Storm water pollutants should be every sports turf managers concern to help protect their local watershed. There are many things we all can do and should do to reduce the storm water pollutant load that is harming our local watershed and our local wildlife, food production and quality of life. First let’s look at the storm water it filters, typically non pervious surfaces, for example, roof tops, parking lots, sidewalks and roadways generate lot of storm water pollutants. These are measured in gallons. Look at the ratio chart below.

One inch total rain fall non-pervious surface

Roof Top  (1000) sq-ft

600 Gallons of storm water runoff


Sidewalk/Streets  (237,600) sq ft- One Block

6,500 Gallons of storm water runoff


Parking Lot (43,560) sq ft

27,000 Gallons of storm water runoff


Tennis Court (7,200) sq-ft

4,100 Gallons of storm water runoff


Natural Turfgrass Athletic Field (80,000) sq-ft

 20,000 Gallons of storm water (Depending on soil Structure

Synthetic Turfgrass Athletic Field (80,000) sq-ft

27,154 Gallons of storm water  run off

Many gallons are affecting aquatic life in our local watersheds from alga bloom to contamination poison from heavy metals. Stop and think about where the water goes when you wash your turf equipment daily or the storm water runoff from rain events within your sports facility.

There are many different types of storm water pollutants that can reach your tributaries associated with your sports complex. A list below indicates harmful side effects to our local watershed. Understanding some of terms associated with managing storm water is critical. Best Management Practices or (BMPs) is a term use for managing storm water. The basics is know how much you are generating or averaging through a typical rain storm of 1 inch.

Examples for reducing your nutrient load:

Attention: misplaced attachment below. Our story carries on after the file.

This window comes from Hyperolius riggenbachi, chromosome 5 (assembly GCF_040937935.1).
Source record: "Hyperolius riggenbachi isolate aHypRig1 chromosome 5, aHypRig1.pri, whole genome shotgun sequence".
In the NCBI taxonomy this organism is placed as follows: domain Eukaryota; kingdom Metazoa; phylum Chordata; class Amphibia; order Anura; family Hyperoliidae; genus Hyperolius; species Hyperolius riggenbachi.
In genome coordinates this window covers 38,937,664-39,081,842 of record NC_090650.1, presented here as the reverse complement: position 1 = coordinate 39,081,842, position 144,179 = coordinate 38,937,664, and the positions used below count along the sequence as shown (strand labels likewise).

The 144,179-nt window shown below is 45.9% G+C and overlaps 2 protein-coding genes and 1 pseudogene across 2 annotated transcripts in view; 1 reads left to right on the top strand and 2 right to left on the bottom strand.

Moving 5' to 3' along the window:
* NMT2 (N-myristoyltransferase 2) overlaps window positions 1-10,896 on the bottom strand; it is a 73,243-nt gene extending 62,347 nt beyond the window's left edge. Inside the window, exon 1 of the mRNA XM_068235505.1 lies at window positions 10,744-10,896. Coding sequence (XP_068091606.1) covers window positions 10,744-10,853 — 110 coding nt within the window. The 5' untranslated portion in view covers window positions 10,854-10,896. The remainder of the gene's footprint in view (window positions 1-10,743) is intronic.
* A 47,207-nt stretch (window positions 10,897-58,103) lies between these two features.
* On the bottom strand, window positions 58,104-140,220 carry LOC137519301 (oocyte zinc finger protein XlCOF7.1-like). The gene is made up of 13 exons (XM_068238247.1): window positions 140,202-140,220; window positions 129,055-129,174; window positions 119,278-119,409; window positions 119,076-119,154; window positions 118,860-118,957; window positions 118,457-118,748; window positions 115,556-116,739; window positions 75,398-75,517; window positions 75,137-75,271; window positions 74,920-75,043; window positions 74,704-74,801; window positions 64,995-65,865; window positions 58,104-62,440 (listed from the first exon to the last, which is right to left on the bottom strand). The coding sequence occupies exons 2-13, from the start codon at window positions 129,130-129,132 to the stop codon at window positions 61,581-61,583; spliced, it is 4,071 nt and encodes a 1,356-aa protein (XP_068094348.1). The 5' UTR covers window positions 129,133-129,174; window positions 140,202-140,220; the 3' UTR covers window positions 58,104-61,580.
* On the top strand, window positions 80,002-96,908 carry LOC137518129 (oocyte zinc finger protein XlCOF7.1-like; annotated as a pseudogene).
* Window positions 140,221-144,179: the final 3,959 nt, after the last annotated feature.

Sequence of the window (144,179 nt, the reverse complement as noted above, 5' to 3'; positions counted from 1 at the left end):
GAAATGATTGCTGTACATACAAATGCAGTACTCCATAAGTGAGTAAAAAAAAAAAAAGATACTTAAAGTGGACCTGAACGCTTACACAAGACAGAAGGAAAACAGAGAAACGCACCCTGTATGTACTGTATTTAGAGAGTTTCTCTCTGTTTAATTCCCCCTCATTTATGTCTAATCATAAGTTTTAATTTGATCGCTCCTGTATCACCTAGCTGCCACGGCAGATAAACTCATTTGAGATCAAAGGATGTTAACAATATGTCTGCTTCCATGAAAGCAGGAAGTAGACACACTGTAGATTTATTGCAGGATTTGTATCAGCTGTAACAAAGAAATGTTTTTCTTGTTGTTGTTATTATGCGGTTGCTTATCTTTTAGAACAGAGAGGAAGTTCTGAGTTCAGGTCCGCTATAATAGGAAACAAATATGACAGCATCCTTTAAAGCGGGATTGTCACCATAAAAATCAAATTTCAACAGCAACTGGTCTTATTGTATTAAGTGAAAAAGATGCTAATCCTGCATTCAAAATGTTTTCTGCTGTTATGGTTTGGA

·         Add rain gardens where storm water accumulates on your property.

·         Use cattails along culverts and ditch lines.

·         Plant several water lilies in storm water retention pond to block photosynthesis to prevent alga bloom.

·         Mow different heights around your athletic fields to slow down sheet water movement with higher grasses mows around the field. 

·         Practice good housekeeping with all your fertilizer products. Clean up spills or shop areas that stores fertilizers. Do not let them go down the drain.

·         Clean all sports facility drains and keeps them free of silt and other types of yard waste that can harm your local watershed.

Here are some watershed pollutants to think about:

Metals. There are more than 50 elements that can be classified as heavy metals, 17 of which are considered to be both very toxic and relatively accessible. Toxicity levels depend on the type of metal, its biological role, and the type of organisms that are exposed to it. Human and aquatic life is at-risk when these types of metals are introduced into our local watershed. My thought on this is simple: we use these chemicals for a purpose on our sports fields, but let’s not stop reading the labels for directions. Let’s put safeguards into place (please look at the solution list). We have to be responsible for applying these chemicals or for looking at safer alternatives for pest control on your sports turfgrass.